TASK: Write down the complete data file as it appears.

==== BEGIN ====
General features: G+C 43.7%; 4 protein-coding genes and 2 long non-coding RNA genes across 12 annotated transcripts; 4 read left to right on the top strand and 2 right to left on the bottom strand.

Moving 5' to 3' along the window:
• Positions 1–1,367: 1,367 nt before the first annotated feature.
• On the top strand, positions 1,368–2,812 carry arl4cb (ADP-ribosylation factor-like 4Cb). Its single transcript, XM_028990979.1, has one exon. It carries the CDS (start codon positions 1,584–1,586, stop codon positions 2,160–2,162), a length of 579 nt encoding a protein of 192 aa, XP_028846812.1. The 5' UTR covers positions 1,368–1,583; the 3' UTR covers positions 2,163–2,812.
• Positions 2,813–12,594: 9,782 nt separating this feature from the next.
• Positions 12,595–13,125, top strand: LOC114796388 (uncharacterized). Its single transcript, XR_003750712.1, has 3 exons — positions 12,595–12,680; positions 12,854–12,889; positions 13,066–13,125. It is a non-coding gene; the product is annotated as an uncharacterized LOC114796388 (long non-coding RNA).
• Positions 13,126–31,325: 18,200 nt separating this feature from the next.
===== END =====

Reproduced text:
General features: G+C 43.7%; 4 protein-coding genes and 2 long non-coding RNA genes across 12 annotated transcripts; 4 read left to right on the top strand and 2 right to left on the bottom strand.

Moving 5' to 3' along the window:
• Positions 1–1,367: 1,367 nt before the first annotated feature.
• On the top strand, positions 1,368–2,812 carry arl4cb (ADP-ribosylation factor-like 4Cb). Its single transcript, XM_028990979.1, has one exon. It carries the CDS (start codon positions 1,584–1,586, stop codon positions 2,160–2,162), a length of 579 nt encoding a protein of 192 aa, XP_028846812.1. The 5' UTR covers positions 1,368–1,583; the 3' UTR covers positions 2,163–2,812.
• Positions 2,813–12,594: 9,782 nt separating this feature from the next.
• Positions 12,595–13,125, top strand: LOC114796388 (uncharacterized). Its single transcript, XR_003750712.1, has 3 exons — positions 12,595–12,680; positions 12,854–12,889; positions 13,066–13,125. It is a non-coding gene; the product is annotated as an uncharacterized LOC114796388 (long non-coding RNA).
• Positions 13,126–31,325: 18,200 nt separating this feature from the next.